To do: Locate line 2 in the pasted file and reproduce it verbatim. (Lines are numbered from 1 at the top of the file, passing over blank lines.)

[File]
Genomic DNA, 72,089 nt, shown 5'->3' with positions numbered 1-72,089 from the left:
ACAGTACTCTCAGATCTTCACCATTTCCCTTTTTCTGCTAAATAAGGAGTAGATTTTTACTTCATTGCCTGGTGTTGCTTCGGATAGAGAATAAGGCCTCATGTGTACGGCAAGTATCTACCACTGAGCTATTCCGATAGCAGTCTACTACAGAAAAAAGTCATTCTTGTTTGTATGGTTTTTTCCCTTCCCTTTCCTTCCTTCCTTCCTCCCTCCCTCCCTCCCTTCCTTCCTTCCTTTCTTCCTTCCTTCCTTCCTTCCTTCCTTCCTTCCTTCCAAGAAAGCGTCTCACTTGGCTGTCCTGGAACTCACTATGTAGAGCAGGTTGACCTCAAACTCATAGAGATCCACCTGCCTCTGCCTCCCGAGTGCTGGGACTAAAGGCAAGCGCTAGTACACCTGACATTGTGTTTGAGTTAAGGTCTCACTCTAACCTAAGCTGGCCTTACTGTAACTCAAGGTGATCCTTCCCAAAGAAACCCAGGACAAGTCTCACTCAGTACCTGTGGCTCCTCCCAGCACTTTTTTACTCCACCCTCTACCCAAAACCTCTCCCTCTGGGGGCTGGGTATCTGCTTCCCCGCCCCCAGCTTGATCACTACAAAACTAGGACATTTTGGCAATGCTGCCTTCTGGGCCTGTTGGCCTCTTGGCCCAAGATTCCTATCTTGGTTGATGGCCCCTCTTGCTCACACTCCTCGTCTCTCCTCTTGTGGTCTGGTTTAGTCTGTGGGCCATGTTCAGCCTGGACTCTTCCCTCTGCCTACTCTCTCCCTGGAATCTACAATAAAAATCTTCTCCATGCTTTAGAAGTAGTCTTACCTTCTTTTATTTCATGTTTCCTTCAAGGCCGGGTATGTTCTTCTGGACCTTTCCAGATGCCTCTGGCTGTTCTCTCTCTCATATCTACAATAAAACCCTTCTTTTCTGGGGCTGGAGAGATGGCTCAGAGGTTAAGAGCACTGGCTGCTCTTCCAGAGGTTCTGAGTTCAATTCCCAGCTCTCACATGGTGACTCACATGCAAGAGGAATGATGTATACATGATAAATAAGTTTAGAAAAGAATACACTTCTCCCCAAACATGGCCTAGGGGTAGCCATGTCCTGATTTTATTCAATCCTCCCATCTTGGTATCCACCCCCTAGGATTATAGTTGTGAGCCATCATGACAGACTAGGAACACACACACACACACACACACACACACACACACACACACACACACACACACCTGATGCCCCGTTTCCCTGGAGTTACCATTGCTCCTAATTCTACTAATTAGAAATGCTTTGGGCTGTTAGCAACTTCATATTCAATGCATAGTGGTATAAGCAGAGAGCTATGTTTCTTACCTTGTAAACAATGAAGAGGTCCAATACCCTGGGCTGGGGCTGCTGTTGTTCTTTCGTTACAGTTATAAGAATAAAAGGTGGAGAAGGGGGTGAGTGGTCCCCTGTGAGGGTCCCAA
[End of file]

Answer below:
ACAGTACTCTCAGATCTTCACCATTTCCCTTTTTCTGCTAAATAAGGAGTAGATTTTTACTTCATTGCCTGGTGTTGCTTCGGATAGAGAATAAGGCCTCATGTGTACGGCAAGTATCTACCACTGAGCTATTCCGATAGCAGTCTACTACAGAAAAAAGTCATTCTTGTTTGTATGGTTTTTTCCCTTCCCTTTCCTTCCTTCCTTCCTCCCTCCCTCCCTCCCTTCCTTCCTTCCTTTCTTCCTTCCTTCCTTCCTTCCTTCCTTCCTTCCTTCCAAGAAAGCGTCTCACTTGGCTGTCCTGGAACTCACTATGTAGAGCAGGTTGACCTCAAACTCATAGAGATCCACCTGCCTCTGCCTCCCGAGTGCTGGGACTAAAGGCAAGCGCTAGTACACCTGACATTGTGTTTGAGTTAAGGTCTCACTCTAACCTAAGCTGGCCTTACTGTAACTCAAGGTGATCCTTCCCAAAGAAACCCAGGACAAGTCTCACTCAGTACCTGTGGCTCCTCCCAGCACTTTTTTACTCCACCCTCTACCCAAAACCTCTCCCTCTGGGGGCTGGGTATCTGCTTCCCCGCCCCCAGCTTGATCACTACAAAACTAGGACATTTTGGCAATGCTGCCTTCTGGGCCTGTTGGCCTCTTGGCCCAAGATTCCTATCTTGGTTGATGGCCCCTCTTGCTCACACTCCTCGTCTCTCCTCTTGTGGTCTGGTTTAGTCTGTGGGCCATGTTCAGCCTGGACTCTTCCCTCTGCCTACTCTCTCCCTGGAATCTACAATAAAAATCTTCTCCATGCTTTAGAAGTAGTCTTACCTTCTTTTATTTCATGTTTCCTTCAAGGCCGGGTATGTTCTTCTGGACCTTTCCAGATGCCTCTGGCTGTTCTCTCTCTCATATCTACAATAAAACCCTTCTTTTCTGGGGCTGGAGAGATGGCTCAGAGGTTAAGAGCACTGGCTGCTCTTCCAGAGGTTCTGAGTTCAATTCCCAGCTCTCACATGGTGACTCACATGCAAGAGGAATGATGTATACATGATAAATAAGTTTAGAAAAGAATACACTTCTCCCCAAACATGGCCTAGGGGTAGCCATGTCCTGATTTTATTCAATCCTCCCATCTTGGTATCCACCCCCTAGGATTATAGTTGTGAGCCATCATGACAGACTAGGAACACACACACACACACACACACACACACACACACACACACACACACACACACCTGATGCCCCGTTTCCCTGGAGTTACCATTGCTCCTAATTCTACTAATTAGAAATGCTTTGGGCTGTTAGCAACTTCATATTCAATGCATAGTGGTATAAGCAGAGAGCTATGTTTCTTACCTTGTAAACAATGAAGAGGTCCAATACCCTGGGCTGGGGCTGCTGTTGTTCTTTCGTTACAGTTATAAGAATAAAAGGTGGAGAAGGGGGTGAGTGGTCCCCTGTGAGGGTCCCAA